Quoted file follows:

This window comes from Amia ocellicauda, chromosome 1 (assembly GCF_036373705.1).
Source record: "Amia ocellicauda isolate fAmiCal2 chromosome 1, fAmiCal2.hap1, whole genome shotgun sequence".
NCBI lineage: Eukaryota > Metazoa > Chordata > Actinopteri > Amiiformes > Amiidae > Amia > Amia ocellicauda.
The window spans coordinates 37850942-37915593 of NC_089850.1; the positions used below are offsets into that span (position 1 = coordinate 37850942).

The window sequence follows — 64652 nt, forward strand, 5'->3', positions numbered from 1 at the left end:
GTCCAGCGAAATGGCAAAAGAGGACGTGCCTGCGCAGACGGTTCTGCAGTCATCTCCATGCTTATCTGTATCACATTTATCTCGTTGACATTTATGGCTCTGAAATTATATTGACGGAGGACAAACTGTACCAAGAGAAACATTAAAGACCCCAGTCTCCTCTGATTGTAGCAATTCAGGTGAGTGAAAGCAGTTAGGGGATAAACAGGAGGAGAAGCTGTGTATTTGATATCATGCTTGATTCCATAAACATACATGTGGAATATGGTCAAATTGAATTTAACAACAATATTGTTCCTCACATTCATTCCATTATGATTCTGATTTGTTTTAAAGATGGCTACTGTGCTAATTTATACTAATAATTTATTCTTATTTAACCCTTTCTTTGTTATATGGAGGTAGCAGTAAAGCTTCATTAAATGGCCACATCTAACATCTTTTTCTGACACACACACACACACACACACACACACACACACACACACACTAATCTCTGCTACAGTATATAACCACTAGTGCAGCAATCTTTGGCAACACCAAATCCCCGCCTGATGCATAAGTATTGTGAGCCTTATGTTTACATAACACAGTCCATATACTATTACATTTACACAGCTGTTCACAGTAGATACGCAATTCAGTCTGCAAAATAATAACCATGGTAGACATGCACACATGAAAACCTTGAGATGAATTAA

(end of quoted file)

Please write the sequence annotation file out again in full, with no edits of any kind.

This window comes from Amia ocellicauda, chromosome 1 (assembly GCF_036373705.1).
Source record: "Amia ocellicauda isolate fAmiCal2 chromosome 1, fAmiCal2.hap1, whole genome shotgun sequence".
NCBI lineage: Eukaryota > Metazoa > Chordata > Actinopteri > Amiiformes > Amiidae > Amia > Amia ocellicauda.
The window spans coordinates 37850942-37915593 of NC_089850.1; the positions used below are offsets into that span (position 1 = coordinate 37850942).

The window sequence follows — 64652 nt, forward strand, 5'->3', positions numbered from 1 at the left end:
GTCCAGCGAAATGGCAAAAGAGGACGTGCCTGCGCAGACGGTTCTGCAGTCATCTCCATGCTTATCTGTATCACATTTATCTCGTTGACATTTATGGCTCTGAAATTATATTGACGGAGGACAAACTGTACCAAGAGAAACATTAAAGACCCCAGTCTCCTCTGATTGTAGCAATTCAGGTGAGTGAAAGCAGTTAGGGGATAAACAGGAGGAGAAGCTGTGTATTTGATATCATGCTTGATTCCATAAACATACATGTGGAATATGGTCAAATTGAATTTAACAACAATATTGTTCCTCACATTCATTCCATTATGATTCTGATTTGTTTTAAAGATGGCTACTGTGCTAATTTATACTAATAATTTATTCTTATTTAACCCTTTCTTTGTTATATGGAGGTAGCAGTAAAGCTTCATTAAATGGCCACATCTAACATCTTTTTCTGACACACACACACACACACACACACACACACACACACACACACTAATCTCTGCTACAGTATATAACCACTAGTGCAGCAATCTTTGGCAACACCAAATCCCCGCCTGATGCATAAGTATTGTGAGCCTTATGTTTACATAACACAGTCCATATACTATTACATTTACACAGCTGTTCACAGTAGATACGCAATTCAGTCTGCAAAATAATAACCATGGTAGACATGCACACATGAAAACCTTGAGATGAATTAA